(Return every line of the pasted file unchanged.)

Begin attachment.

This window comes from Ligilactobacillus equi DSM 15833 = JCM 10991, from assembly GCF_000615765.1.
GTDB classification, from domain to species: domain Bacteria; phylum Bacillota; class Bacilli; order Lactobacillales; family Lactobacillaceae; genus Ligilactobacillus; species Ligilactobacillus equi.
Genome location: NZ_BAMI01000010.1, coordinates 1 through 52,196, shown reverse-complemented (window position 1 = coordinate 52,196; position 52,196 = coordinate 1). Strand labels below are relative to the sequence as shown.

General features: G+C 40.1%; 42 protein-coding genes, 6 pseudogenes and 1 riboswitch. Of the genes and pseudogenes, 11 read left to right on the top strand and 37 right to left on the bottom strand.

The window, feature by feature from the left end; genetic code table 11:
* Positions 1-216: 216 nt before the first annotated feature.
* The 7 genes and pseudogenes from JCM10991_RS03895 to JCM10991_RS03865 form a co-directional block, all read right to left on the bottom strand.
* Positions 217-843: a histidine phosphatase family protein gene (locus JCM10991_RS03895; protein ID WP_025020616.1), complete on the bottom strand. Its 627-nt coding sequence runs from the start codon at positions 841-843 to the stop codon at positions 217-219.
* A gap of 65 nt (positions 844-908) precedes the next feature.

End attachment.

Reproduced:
This window comes from Ligilactobacillus equi DSM 15833 = JCM 10991, from assembly GCF_000615765.1.
GTDB classification, from domain to species: domain Bacteria; phylum Bacillota; class Bacilli; order Lactobacillales; family Lactobacillaceae; genus Ligilactobacillus; species Ligilactobacillus equi.
Genome location: NZ_BAMI01000010.1, coordinates 1 through 52,196, shown reverse-complemented (window position 1 = coordinate 52,196; position 52,196 = coordinate 1). Strand labels below are relative to the sequence as shown.

General features: G+C 40.1%; 42 protein-coding genes, 6 pseudogenes and 1 riboswitch. Of the genes and pseudogenes, 11 read left to right on the top strand and 37 right to left on the bottom strand.

The window, feature by feature from the left end; genetic code table 11:
* Positions 1-216: 216 nt before the first annotated feature.
* The 7 genes and pseudogenes from JCM10991_RS03895 to JCM10991_RS03865 form a co-directional block, all read right to left on the bottom strand.
* Positions 217-843: a histidine phosphatase family protein gene (locus JCM10991_RS03895; protein ID WP_025020616.1), complete on the bottom strand. Its 627-nt coding sequence runs from the start codon at positions 841-843 to the stop codon at positions 217-219.
* A gap of 65 nt (positions 844-908) precedes the next feature.